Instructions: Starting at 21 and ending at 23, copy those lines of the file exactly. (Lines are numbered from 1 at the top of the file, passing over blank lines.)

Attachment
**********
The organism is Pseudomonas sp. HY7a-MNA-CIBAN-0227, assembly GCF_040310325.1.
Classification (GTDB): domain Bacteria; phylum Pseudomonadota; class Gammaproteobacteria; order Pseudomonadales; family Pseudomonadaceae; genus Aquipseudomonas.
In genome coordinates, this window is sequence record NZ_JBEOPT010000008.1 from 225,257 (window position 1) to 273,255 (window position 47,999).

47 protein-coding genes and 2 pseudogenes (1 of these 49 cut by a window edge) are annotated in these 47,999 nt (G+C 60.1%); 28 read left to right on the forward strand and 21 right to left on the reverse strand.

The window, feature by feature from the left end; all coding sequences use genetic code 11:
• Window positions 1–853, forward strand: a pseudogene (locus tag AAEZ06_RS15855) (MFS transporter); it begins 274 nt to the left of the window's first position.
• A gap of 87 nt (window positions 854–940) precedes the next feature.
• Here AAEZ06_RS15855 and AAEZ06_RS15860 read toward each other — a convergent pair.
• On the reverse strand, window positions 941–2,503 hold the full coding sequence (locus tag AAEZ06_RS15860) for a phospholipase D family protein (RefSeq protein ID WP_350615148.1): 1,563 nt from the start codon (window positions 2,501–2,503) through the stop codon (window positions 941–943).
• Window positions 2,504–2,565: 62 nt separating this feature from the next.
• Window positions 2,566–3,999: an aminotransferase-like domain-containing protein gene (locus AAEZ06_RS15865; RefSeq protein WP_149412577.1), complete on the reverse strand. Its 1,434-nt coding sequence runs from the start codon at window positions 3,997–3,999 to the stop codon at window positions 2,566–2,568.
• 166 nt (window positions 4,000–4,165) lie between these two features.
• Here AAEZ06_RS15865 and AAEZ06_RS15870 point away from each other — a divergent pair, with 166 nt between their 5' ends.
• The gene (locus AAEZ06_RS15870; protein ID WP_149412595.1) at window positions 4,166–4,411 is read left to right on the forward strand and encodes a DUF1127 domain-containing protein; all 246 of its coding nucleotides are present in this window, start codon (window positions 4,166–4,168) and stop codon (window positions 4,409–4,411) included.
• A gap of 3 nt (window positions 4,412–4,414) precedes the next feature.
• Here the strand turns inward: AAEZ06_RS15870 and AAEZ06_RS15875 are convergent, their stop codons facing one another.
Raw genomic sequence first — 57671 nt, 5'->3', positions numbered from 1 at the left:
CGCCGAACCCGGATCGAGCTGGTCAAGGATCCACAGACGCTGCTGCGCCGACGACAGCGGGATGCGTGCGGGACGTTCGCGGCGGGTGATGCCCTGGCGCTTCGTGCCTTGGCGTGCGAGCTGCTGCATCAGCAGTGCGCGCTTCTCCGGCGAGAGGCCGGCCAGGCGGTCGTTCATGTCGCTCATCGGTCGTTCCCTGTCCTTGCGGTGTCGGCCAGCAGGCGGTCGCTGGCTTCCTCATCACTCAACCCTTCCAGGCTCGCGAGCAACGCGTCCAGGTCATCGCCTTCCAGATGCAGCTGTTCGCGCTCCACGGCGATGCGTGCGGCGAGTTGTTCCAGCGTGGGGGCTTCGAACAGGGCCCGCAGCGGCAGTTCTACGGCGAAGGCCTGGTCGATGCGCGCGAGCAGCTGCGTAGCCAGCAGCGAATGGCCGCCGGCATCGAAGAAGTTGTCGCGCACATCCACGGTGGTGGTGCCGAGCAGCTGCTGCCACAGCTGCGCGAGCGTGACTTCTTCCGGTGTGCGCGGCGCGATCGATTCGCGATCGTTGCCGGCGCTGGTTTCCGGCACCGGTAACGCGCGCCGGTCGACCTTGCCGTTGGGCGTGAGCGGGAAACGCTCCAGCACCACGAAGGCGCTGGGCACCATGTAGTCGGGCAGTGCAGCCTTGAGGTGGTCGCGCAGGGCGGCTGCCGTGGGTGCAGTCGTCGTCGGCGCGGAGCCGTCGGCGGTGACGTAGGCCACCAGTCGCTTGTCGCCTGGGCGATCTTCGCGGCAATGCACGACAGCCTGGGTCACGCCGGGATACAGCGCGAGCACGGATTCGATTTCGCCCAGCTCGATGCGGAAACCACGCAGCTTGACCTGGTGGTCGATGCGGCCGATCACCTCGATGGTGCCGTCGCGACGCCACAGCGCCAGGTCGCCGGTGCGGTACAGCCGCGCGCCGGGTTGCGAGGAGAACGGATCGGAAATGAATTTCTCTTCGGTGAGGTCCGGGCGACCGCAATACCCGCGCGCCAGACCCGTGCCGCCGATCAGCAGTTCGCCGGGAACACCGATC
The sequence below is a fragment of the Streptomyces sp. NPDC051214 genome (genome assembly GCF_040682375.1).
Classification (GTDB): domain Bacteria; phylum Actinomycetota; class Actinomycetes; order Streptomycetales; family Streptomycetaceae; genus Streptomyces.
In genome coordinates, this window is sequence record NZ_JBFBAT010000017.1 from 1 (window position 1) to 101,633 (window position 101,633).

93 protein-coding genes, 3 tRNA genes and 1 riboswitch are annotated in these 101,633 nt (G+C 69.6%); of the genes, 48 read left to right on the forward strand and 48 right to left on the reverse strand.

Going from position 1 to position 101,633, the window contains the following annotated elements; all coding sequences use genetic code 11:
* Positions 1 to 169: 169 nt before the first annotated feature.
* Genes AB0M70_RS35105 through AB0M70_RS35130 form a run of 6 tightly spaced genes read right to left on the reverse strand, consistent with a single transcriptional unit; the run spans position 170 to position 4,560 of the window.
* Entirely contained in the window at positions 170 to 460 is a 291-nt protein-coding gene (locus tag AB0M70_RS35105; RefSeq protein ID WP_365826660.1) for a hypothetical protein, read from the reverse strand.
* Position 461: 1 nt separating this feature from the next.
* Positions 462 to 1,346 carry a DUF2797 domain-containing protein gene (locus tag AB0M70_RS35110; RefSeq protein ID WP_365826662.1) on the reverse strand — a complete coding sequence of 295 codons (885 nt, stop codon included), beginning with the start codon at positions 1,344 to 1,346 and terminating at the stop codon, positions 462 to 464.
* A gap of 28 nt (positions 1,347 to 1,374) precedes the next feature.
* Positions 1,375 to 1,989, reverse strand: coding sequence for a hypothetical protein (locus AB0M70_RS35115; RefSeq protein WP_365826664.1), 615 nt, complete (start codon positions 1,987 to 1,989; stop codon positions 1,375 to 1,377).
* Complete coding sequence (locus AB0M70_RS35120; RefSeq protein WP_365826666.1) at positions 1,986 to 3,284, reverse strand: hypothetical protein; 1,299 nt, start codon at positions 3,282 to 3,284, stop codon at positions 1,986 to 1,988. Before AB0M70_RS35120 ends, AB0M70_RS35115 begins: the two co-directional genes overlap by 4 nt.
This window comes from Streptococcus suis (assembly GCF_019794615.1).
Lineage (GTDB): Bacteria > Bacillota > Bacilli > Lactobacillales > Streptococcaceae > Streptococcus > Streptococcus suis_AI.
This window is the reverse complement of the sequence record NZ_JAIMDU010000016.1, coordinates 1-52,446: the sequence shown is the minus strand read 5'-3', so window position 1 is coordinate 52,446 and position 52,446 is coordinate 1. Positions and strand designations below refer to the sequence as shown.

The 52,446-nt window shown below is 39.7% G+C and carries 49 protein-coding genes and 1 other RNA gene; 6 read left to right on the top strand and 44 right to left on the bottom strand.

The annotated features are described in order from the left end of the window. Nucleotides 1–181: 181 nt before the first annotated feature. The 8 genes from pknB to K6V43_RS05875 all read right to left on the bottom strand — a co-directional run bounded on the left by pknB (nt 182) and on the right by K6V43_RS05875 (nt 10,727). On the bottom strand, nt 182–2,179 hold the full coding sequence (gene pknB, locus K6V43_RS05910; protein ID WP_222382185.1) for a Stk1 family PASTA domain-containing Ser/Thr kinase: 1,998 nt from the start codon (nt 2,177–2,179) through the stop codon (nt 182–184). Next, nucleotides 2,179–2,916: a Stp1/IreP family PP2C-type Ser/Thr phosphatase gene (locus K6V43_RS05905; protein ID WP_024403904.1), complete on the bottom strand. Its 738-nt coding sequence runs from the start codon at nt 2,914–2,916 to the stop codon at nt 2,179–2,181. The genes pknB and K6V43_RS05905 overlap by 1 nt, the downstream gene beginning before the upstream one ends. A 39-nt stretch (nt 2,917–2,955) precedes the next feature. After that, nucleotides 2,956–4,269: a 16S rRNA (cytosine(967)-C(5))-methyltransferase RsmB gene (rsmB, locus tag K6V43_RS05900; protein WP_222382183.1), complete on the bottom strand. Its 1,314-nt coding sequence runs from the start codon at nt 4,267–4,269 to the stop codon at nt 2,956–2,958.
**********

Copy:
In genome coordinates, this window is sequence record NZ_JBFBAT010000017.1 from 1 (window position 1) to 101,633 (window position 101,633).

93 protein-coding genes, 3 tRNA genes and 1 riboswitch are annotated in these 101,633 nt (G+C 69.6%); of the genes, 48 read left to right on the forward strand and 48 right to left on the reverse strand.

Going from position 1 to position 101,633, the window contains the following annotated elements; all coding sequences use genetic code 11: